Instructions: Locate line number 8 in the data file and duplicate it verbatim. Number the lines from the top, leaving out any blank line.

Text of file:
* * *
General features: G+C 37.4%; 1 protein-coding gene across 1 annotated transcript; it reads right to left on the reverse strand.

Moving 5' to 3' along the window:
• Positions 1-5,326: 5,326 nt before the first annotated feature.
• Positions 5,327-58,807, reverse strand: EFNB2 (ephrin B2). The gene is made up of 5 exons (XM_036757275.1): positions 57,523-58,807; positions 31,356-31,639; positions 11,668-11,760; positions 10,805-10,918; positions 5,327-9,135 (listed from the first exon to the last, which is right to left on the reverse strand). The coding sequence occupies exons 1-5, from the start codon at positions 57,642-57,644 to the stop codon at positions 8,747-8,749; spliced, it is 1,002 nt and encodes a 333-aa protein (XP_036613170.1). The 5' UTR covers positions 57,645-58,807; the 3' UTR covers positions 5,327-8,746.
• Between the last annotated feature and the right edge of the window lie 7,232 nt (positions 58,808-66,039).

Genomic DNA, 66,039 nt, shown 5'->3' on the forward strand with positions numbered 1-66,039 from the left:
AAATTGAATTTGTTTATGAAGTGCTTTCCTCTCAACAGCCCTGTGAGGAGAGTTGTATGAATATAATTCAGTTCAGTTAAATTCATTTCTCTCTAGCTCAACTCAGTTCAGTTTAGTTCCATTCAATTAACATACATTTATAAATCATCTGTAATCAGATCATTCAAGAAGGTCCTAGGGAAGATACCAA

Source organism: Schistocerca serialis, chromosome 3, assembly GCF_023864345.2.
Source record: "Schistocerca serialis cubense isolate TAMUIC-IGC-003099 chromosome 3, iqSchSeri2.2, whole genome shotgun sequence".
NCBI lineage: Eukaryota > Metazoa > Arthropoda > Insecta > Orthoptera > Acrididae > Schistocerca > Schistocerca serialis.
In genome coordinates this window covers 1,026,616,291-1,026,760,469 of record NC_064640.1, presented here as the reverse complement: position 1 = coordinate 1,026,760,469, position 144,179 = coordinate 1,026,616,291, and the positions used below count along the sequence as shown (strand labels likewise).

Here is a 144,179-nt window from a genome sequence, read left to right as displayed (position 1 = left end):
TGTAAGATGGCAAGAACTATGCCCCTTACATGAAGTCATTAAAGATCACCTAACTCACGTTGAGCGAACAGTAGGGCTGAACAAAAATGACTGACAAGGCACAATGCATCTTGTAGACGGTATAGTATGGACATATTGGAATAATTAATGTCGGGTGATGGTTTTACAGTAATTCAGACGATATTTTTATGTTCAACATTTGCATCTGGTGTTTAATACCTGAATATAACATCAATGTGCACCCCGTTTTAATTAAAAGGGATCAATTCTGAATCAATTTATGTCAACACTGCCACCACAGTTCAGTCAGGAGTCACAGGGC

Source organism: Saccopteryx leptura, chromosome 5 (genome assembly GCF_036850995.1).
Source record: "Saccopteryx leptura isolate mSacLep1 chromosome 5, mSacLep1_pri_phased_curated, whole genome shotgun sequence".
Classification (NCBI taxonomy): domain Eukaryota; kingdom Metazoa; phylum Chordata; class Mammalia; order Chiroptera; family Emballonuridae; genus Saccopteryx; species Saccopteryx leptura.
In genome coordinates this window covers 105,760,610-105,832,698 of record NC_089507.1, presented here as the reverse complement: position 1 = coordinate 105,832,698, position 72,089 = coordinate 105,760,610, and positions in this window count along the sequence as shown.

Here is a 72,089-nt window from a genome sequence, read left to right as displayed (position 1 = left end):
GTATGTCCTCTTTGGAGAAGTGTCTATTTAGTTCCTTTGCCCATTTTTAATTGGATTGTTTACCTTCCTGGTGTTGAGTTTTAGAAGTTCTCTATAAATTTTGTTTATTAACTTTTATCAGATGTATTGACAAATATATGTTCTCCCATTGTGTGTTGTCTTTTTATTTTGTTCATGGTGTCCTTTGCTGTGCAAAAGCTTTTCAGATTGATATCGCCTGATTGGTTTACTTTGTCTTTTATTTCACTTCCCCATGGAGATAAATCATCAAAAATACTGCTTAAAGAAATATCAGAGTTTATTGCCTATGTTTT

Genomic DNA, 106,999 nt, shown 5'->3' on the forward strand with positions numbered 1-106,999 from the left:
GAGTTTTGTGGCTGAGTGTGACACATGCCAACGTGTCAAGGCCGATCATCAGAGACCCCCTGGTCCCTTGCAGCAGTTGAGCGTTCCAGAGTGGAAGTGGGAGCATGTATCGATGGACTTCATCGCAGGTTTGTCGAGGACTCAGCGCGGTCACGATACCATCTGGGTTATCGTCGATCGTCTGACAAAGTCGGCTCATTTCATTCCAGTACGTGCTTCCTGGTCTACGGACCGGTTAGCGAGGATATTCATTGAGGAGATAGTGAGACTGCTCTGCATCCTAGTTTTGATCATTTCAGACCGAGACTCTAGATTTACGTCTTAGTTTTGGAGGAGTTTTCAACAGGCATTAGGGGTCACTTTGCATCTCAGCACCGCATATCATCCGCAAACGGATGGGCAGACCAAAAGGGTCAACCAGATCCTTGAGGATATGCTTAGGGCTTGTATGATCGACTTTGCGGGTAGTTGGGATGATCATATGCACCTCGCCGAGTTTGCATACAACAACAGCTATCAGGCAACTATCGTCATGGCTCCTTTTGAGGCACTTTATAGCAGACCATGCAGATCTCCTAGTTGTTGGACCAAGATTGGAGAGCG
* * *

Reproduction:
Source organism: Schistocerca serialis, chromosome 3, assembly GCF_023864345.2.